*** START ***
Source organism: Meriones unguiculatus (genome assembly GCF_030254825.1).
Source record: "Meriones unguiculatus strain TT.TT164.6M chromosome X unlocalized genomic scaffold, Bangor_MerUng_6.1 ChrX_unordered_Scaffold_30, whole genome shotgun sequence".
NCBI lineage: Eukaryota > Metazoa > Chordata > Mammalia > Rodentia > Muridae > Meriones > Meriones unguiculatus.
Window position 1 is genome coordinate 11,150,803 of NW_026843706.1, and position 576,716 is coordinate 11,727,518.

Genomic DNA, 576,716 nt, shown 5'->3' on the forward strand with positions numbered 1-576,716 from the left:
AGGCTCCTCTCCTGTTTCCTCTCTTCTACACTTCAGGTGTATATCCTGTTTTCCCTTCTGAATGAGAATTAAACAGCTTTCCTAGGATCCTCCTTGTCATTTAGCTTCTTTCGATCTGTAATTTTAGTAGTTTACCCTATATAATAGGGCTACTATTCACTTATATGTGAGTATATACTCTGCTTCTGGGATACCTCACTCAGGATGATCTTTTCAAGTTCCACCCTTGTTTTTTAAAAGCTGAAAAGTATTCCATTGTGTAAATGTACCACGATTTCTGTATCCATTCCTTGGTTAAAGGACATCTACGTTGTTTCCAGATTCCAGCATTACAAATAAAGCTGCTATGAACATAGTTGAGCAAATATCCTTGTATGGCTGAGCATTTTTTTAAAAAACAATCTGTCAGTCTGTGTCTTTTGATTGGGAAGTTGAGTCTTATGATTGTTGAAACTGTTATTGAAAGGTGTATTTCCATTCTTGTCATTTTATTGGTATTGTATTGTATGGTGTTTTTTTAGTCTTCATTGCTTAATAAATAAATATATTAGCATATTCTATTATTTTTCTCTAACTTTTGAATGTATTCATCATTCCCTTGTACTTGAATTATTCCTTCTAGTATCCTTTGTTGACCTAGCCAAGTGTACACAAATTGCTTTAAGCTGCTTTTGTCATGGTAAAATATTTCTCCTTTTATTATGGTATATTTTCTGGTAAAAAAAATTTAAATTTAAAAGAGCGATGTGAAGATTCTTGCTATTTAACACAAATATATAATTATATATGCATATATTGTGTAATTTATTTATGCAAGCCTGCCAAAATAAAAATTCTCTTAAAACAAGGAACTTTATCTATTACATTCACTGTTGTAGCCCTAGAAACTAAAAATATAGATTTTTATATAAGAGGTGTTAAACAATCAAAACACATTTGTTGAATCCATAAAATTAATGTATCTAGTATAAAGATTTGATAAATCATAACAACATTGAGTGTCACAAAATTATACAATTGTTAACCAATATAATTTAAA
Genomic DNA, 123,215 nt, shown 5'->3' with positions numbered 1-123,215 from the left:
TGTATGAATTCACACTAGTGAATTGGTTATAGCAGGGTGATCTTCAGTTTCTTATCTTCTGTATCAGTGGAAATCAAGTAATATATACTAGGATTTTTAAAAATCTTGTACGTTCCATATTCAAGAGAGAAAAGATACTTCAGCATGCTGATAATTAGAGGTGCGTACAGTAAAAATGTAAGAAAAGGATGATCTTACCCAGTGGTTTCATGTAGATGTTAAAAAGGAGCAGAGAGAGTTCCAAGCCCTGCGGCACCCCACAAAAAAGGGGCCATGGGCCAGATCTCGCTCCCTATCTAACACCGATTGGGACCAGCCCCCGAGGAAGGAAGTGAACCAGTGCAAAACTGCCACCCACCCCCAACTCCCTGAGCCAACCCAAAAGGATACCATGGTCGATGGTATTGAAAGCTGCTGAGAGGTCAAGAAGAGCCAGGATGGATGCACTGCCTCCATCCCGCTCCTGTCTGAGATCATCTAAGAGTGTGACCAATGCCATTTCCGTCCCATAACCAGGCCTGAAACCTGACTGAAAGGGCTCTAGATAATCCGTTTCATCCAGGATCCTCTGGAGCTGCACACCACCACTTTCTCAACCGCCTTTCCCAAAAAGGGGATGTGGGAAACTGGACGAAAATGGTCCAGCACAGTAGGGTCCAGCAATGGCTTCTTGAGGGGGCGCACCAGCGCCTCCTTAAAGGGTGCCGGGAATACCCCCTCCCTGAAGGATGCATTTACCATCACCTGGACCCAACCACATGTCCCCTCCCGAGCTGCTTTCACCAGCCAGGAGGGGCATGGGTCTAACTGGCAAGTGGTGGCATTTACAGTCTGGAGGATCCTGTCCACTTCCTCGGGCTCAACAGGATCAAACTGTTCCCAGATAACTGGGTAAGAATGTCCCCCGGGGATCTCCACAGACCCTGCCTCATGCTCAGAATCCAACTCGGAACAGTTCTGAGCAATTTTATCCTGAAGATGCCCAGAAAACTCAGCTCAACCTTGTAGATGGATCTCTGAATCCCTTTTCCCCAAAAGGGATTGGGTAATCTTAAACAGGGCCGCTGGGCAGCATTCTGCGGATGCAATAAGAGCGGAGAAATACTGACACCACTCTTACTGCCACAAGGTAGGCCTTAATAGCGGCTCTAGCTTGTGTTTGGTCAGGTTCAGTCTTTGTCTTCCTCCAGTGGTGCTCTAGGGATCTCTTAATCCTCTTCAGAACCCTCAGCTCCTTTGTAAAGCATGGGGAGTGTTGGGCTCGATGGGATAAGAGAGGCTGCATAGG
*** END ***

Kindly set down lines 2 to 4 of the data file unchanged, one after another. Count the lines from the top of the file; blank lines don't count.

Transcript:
Source record: "Meriones unguiculatus strain TT.TT164.6M chromosome X unlocalized genomic scaffold, Bangor_MerUng_6.1 ChrX_unordered_Scaffold_30, whole genome shotgun sequence".
NCBI lineage: Eukaryota > Metazoa > Chordata > Mammalia > Rodentia > Muridae > Meriones > Meriones unguiculatus.
Window position 1 is genome coordinate 11,150,803 of NW_026843706.1, and position 576,716 is coordinate 11,727,518.